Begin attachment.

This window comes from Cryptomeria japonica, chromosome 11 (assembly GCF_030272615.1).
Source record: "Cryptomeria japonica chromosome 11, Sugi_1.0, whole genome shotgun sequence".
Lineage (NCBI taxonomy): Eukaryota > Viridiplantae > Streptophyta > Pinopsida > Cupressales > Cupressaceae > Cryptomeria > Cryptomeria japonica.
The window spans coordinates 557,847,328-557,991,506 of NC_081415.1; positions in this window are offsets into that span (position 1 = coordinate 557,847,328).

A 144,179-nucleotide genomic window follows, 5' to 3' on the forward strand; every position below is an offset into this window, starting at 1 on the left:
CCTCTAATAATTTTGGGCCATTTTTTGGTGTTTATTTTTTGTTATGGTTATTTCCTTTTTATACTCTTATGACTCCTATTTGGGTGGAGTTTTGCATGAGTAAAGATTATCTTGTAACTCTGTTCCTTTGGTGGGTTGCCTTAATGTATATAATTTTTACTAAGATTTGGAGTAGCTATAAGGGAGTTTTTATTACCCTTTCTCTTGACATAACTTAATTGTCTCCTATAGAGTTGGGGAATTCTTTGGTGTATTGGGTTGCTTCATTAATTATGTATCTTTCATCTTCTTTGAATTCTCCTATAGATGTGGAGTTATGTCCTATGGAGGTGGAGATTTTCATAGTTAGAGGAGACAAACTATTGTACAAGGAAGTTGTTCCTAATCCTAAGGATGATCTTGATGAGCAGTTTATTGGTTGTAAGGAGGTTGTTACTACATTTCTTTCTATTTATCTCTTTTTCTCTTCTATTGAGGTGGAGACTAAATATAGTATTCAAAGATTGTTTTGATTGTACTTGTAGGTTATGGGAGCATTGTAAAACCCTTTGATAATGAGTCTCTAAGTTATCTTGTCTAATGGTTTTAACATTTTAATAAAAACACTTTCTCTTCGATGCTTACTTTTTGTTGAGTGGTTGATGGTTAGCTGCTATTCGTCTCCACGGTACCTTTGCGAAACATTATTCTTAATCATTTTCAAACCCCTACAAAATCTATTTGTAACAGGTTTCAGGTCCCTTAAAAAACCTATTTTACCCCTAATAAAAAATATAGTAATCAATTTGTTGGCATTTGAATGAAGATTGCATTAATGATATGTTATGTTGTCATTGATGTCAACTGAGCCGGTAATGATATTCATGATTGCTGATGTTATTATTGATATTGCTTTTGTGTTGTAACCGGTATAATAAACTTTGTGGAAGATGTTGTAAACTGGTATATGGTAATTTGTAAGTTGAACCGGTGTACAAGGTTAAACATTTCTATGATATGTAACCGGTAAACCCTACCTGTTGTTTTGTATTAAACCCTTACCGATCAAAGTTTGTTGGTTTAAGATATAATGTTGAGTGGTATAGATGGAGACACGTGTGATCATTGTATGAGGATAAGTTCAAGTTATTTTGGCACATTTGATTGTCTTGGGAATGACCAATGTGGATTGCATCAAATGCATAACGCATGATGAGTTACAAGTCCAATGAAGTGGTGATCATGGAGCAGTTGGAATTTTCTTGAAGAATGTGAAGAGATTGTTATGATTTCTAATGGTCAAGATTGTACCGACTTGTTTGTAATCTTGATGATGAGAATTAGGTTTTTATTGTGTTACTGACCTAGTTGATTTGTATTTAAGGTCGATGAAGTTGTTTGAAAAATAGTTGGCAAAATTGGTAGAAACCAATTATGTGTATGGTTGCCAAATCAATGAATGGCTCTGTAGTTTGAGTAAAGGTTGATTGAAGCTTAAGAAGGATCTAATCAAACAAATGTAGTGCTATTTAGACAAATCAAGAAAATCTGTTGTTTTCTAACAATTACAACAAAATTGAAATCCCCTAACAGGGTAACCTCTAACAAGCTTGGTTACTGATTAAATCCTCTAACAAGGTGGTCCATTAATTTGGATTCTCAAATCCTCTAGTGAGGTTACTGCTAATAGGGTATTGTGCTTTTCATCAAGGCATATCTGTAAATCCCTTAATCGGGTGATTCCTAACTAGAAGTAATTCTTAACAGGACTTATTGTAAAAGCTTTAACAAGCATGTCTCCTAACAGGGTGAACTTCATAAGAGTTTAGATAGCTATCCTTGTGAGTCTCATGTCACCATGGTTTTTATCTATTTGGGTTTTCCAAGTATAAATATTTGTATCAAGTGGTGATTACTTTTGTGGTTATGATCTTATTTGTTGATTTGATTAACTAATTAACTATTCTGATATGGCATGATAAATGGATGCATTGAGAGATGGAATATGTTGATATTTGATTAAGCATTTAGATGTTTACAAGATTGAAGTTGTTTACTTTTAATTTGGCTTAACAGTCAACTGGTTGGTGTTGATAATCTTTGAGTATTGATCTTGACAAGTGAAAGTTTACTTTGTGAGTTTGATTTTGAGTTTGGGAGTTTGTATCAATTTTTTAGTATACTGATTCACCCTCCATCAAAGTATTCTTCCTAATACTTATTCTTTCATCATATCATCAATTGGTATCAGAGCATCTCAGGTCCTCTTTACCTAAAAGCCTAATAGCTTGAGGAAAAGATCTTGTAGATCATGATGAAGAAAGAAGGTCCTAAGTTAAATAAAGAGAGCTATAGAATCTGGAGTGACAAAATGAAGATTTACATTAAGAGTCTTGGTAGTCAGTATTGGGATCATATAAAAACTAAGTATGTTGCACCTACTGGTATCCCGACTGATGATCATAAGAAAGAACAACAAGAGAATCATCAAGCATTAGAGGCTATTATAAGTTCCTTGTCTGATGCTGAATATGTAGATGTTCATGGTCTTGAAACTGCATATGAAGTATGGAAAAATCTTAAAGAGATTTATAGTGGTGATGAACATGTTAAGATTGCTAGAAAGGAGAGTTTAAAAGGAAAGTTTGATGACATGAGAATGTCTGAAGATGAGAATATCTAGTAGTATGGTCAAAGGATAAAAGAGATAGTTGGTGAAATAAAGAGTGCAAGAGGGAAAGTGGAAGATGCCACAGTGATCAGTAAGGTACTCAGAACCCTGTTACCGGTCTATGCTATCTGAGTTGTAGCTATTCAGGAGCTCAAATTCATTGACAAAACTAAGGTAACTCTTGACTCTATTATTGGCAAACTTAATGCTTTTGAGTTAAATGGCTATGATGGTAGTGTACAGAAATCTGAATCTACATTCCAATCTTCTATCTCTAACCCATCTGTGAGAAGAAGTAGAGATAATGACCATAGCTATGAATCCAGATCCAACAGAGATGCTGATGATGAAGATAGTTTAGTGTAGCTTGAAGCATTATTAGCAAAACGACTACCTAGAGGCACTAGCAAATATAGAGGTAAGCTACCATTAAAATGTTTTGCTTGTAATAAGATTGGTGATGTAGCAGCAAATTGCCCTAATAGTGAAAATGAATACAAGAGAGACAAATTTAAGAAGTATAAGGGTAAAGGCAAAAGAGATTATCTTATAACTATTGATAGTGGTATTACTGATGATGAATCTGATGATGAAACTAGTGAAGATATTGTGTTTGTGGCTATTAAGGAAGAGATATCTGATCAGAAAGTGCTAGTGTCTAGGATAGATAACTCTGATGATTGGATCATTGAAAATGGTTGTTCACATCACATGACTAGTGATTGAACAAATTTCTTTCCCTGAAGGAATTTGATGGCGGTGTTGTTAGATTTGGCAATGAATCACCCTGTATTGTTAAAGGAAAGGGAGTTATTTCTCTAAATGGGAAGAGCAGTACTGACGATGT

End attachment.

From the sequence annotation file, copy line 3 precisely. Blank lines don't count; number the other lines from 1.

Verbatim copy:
Lineage (NCBI taxonomy): Eukaryota > Viridiplantae > Streptophyta > Pinopsida > Cupressales > Cupressaceae > Cryptomeria > Cryptomeria japonica.